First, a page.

Plaster, World War II, and How Drywall Came to Be Used in Your House

Plaster, World War II, and How Drywall Came to Be Used in Your House

Nearly every home, in every state, in every corner of the United States uses drywall to make interior walls and ceilings. But what is the history of drywall? And how did it come to be? Also, what actually was used before drywall?

Our team did the research and shares with you below:

Drywall is a panel made of gypsum plaster pressed between two thick sheets of paper. It was founded in 1916 and originally called “Sackett Board.” It took less than 10 years to take on the form we’re most familiar with and is now commonly called drywall, plasterboard, wallboard, sheetrock, and/or gyp board. Builders were quite hesitant to start using drywall at first. It was considered a “cheap” alternative to plaster, which had been around for millenniums. But World War II changed that. There was a severe labor shortage in the United States which meant quick and inexpensive building materials were needed. There was also a high demand for housing.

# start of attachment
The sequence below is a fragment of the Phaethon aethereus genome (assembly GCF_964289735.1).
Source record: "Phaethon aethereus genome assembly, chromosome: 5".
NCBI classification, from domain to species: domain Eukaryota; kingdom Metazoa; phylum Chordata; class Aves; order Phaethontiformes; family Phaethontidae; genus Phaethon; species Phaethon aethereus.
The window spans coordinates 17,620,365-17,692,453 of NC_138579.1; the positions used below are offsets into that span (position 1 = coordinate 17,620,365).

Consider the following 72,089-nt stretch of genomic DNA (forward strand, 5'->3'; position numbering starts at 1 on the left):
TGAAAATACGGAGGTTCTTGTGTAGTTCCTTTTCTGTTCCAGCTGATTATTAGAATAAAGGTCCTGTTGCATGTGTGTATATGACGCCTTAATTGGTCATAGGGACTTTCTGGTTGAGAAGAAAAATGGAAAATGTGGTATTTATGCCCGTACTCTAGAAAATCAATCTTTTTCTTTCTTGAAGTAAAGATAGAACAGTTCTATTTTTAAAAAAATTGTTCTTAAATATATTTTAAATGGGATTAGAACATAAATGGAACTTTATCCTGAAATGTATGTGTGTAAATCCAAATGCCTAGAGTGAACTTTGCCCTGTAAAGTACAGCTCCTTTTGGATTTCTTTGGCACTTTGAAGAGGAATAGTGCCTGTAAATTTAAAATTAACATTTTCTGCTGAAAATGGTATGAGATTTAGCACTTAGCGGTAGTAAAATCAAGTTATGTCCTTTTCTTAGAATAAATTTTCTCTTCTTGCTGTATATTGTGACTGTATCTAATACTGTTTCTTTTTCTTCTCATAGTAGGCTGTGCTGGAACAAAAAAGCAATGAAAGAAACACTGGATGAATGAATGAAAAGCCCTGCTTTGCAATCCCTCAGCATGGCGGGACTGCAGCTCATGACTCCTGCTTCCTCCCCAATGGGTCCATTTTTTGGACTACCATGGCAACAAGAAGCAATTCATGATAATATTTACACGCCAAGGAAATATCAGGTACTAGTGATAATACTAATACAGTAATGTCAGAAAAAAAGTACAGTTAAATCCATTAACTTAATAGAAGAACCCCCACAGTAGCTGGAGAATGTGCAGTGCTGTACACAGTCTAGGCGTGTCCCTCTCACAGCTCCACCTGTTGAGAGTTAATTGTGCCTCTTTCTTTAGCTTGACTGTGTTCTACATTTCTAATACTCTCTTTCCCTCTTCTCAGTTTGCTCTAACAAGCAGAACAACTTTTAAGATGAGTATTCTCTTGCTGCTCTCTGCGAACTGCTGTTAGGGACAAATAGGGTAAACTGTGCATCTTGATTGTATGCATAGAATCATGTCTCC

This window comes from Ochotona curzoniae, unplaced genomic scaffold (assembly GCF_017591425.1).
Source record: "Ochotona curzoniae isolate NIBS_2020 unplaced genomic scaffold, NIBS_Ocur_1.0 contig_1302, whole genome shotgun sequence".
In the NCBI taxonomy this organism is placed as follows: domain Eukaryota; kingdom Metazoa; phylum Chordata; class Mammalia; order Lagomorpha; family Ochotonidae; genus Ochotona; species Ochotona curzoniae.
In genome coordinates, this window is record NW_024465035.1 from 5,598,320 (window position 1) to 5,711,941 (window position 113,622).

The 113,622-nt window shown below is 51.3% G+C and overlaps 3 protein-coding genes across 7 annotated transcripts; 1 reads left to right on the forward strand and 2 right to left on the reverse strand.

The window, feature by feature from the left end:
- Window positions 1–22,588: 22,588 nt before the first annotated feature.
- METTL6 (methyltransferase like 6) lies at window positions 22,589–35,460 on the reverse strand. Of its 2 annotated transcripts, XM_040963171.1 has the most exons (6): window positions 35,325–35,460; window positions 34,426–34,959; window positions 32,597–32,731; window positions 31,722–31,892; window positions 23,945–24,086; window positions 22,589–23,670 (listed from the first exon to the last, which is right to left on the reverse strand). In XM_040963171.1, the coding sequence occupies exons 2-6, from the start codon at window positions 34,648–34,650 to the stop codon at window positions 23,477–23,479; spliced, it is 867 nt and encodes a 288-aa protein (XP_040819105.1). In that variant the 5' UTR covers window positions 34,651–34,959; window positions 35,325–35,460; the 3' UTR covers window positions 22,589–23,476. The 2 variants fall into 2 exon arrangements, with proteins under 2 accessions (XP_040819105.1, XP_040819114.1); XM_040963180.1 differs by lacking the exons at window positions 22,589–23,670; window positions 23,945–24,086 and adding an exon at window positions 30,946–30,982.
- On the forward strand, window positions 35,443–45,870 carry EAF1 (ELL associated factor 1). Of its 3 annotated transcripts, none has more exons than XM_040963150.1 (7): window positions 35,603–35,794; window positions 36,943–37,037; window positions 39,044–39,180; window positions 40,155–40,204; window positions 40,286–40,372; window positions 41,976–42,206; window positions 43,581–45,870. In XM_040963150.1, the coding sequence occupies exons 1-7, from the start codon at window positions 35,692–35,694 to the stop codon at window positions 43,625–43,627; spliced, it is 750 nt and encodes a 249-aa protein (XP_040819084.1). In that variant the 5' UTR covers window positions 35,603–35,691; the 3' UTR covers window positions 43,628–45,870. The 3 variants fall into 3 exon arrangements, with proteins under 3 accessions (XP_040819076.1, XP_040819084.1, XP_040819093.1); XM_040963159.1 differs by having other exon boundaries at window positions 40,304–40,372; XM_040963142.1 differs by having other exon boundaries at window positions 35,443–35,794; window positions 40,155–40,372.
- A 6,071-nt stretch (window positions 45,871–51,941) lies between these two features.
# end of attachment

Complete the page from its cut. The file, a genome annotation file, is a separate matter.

Drywall was the best possible option.

And drywall technology has continued to develop in the best possible way. You can purchase drywall in nearly any size or shape – and in a variety of types. Fire and water-resistant, insulated, soundproof, and more. Labor is fairly inexpensive too. There is no longer any need to trowel two or three layers of plaster over lath to complete a project. Just need some tape and some drywall mud.

What’s next for drywall?

The future only knows. But day-by-day the methods for manufacturing and installing drywall are improving. And our team is always on the cutting edge ensuring we’re able to provide the best possible service to our customers throughout the greater Newark area. Want to learn more? Connect with us anytime. Our team is available anytime to help meet your drywall needs.